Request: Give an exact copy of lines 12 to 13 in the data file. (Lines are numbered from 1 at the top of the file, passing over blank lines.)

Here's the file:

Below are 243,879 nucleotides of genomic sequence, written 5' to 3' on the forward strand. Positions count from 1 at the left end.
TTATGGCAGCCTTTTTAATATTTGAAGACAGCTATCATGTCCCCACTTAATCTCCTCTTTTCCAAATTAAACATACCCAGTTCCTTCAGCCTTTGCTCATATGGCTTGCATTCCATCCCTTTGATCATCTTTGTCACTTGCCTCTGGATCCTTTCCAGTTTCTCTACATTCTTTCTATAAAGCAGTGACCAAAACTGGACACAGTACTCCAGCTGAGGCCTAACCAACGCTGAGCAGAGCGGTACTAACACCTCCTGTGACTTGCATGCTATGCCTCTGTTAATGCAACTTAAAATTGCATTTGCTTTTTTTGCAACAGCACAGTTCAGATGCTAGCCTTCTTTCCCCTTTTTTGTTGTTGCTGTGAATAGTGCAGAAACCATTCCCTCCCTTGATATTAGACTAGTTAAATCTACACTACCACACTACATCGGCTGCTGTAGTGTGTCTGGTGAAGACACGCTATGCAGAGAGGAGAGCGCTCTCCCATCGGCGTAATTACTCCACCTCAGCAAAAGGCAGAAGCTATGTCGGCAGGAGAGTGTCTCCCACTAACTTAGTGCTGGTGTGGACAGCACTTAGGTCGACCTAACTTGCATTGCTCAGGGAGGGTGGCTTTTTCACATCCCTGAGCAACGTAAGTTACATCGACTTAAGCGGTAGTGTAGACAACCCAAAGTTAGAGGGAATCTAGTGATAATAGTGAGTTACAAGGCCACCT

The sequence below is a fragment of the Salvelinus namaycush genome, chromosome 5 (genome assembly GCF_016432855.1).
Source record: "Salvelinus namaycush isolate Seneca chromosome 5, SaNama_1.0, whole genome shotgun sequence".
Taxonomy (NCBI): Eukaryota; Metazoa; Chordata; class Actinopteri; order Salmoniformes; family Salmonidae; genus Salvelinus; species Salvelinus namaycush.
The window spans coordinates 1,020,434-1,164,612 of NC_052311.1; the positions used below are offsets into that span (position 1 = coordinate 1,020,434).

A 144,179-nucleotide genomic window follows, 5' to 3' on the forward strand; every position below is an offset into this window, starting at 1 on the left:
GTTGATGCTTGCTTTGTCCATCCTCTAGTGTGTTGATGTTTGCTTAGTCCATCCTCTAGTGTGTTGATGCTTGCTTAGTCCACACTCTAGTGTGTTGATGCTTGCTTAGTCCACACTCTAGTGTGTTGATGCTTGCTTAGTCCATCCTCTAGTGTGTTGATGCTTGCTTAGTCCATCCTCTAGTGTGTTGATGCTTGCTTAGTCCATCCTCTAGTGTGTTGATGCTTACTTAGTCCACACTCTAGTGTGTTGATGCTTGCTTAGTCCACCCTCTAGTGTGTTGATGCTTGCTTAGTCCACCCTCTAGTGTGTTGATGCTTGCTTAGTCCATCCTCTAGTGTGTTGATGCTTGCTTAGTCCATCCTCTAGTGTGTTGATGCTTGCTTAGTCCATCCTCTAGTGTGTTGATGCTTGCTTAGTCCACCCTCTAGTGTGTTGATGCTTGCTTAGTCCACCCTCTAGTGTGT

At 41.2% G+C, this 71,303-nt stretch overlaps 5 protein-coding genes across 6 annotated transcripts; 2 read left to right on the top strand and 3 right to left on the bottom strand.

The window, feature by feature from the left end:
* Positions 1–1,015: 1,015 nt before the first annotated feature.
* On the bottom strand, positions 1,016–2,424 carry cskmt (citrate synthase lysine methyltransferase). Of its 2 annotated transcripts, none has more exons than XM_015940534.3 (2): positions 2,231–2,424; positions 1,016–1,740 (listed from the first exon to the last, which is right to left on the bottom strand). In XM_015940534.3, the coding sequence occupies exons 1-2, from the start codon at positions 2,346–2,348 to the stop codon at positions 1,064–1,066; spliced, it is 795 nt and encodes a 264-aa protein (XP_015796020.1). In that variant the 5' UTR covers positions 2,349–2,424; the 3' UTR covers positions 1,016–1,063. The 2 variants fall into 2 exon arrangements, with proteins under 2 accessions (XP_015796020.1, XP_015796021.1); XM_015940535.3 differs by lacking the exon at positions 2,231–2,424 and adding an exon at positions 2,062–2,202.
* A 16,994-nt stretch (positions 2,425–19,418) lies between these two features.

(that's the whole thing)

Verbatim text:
* On the bottom strand, positions 1,016–2,424 carry cskmt (citrate synthase lysine methyltransferase). Of its 2 annotated transcripts, none has more exons than XM_015940534.3 (2): positions 2,231–2,424; positions 1,016–1,740 (listed from the first exon to the last, which is right to left on the bottom strand). In XM_015940534.3, the coding sequence occupies exons 1-2, from the start codon at positions 2,346–2,348 to the stop codon at positions 1,064–1,066; spliced, it is 795 nt and encodes a 264-aa protein (XP_015796020.1). In that variant the 5' UTR covers positions 2,349–2,424; the 3' UTR covers positions 1,016–1,063. The 2 variants fall into 2 exon arrangements, with proteins under 2 accessions (XP_015796020.1, XP_015796021.1); XM_015940535.3 differs by lacking the exon at positions 2,231–2,424 and adding an exon at positions 2,062–2,202.
* A 16,994-nt stretch (positions 2,425–19,418) lies between these two features.